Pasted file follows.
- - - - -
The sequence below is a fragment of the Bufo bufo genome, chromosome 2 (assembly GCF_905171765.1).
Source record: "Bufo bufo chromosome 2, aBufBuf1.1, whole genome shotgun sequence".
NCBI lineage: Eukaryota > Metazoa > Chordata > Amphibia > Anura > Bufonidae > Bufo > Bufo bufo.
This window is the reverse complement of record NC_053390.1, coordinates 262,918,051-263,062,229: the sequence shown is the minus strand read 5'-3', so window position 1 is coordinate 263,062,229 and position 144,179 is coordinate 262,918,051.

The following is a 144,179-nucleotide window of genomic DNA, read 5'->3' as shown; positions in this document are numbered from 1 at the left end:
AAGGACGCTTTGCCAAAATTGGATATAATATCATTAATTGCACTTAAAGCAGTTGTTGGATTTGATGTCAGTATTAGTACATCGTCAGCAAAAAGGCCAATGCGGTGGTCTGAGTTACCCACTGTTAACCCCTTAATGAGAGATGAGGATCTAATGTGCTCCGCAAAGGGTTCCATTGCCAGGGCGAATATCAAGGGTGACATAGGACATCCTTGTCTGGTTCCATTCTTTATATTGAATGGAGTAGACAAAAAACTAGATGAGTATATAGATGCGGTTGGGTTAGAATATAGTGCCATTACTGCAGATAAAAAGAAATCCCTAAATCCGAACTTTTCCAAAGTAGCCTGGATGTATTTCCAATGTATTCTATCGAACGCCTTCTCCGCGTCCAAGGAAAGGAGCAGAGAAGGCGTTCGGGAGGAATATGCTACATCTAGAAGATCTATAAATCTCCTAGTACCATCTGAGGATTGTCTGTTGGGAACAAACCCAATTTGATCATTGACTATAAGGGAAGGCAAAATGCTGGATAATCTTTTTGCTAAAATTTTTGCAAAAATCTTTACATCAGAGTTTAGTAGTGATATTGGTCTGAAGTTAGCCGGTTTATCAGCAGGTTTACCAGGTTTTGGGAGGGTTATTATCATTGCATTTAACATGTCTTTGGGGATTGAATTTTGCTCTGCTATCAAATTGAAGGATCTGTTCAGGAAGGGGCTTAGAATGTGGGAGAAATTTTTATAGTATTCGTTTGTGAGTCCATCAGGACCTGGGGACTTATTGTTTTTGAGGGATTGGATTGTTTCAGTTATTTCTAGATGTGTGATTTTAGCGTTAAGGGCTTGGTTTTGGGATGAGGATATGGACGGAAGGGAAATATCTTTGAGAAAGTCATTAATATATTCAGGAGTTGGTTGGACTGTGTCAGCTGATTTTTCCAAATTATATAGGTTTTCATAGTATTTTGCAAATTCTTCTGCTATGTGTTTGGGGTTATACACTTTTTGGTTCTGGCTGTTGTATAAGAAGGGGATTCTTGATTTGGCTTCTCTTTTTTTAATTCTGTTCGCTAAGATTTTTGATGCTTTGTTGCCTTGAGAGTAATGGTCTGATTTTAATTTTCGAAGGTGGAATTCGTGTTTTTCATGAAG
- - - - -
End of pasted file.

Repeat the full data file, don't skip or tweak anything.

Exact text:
The sequence below is a fragment of the Bufo bufo genome, chromosome 2 (assembly GCF_905171765.1).
Source record: "Bufo bufo chromosome 2, aBufBuf1.1, whole genome shotgun sequence".
NCBI lineage: Eukaryota > Metazoa > Chordata > Amphibia > Anura > Bufonidae > Bufo > Bufo bufo.
This window is the reverse complement of record NC_053390.1, coordinates 262,918,051-263,062,229: the sequence shown is the minus strand read 5'-3', so window position 1 is coordinate 263,062,229 and position 144,179 is coordinate 262,918,051.

The following is a 144,179-nucleotide window of genomic DNA, read 5'->3' as shown; positions in this document are numbered from 1 at the left end:
AAGGACGCTTTGCCAAAATTGGATATAATATCATTAATTGCACTTAAAGCAGTTGTTGGATTTGATGTCAGTATTAGTACATCGTCAGCAAAAAGGCCAATGCGGTGGTCTGAGTTACCCACTGTTAACCCCTTAATGAGAGATGAGGATCTAATGTGCTCCGCAAAGGGTTCCATTGCCAGGGCGAATATCAAGGGTGACATAGGACATCCTTGTCTGGTTCCATTCTTTATATTGAATGGAGTAGACAAAAAACTAGATGAGTATATAGATGCGGTTGGGTTAGAATATAGTGCCATTACTGCAGATAAAAAGAAATCCCTAAATCCGAACTTTTCCAAAGTAGCCTGGATGTATTTCCAATGTATTCTATCGAACGCCTTCTCCGCGTCCAAGGAAAGGAGCAGAGAAGGCGTTCGGGAGGAATATGCTACATCTAGAAGATCTATAAATCTCCTAGTACCATCTGAGGATTGTCTGTTGGGAACAAACCCAATTTGATCATTGACTATAAGGGAAGGCAAAATGCTGGATAATCTTTTTGCTAAAATTTTTGCAAAAATCTTTACATCAGAGTTTAGTAGTGATATTGGTCTGAAGTTAGCCGGTTTATCAGCAGGTTTACCAGGTTTTGGGAGGGTTATTATCATTGCATTTAACATGTCTTTGGGGATTGAATTTTGCTCTGCTATCAAATTGAAGGATCTGTTCAGGAAGGGGCTTAGAATGTGGGAGAAATTTTTATAGTATTCGTTTGTGAGTCCATCAGGACCTGGGGACTTATTGTTTTTGAGGGATTGGATTGTTTCAGTTATTTCTAGATGTGTGATTTTAGCGTTAAGGGCTTGGTTTTGGGATGAGGATATGGACGGAAGGGAAATATCTTTGAGAAAGTCATTAATATATTCAGGAGTTGGTTGGACTGTGTCAGCTGATTTTTCCAAATTATATAGGTTTTCATAGTATTTTGCAAATTCTTCTGCTATGTGTTTGGGGTTATACACTTTTTGGTTCTGGCTGTTGTATAAGAAGGGGATTCTTGATTTGGCTTCTCTTTTTTTAATTCTGTTCGCTAAGATTTTTGATGCTTTGTTGCCTTGAGAGTAATGGTCTGATTTTAATTTTCGAAGGTGGAATTCGTGTTTTTCATGAAG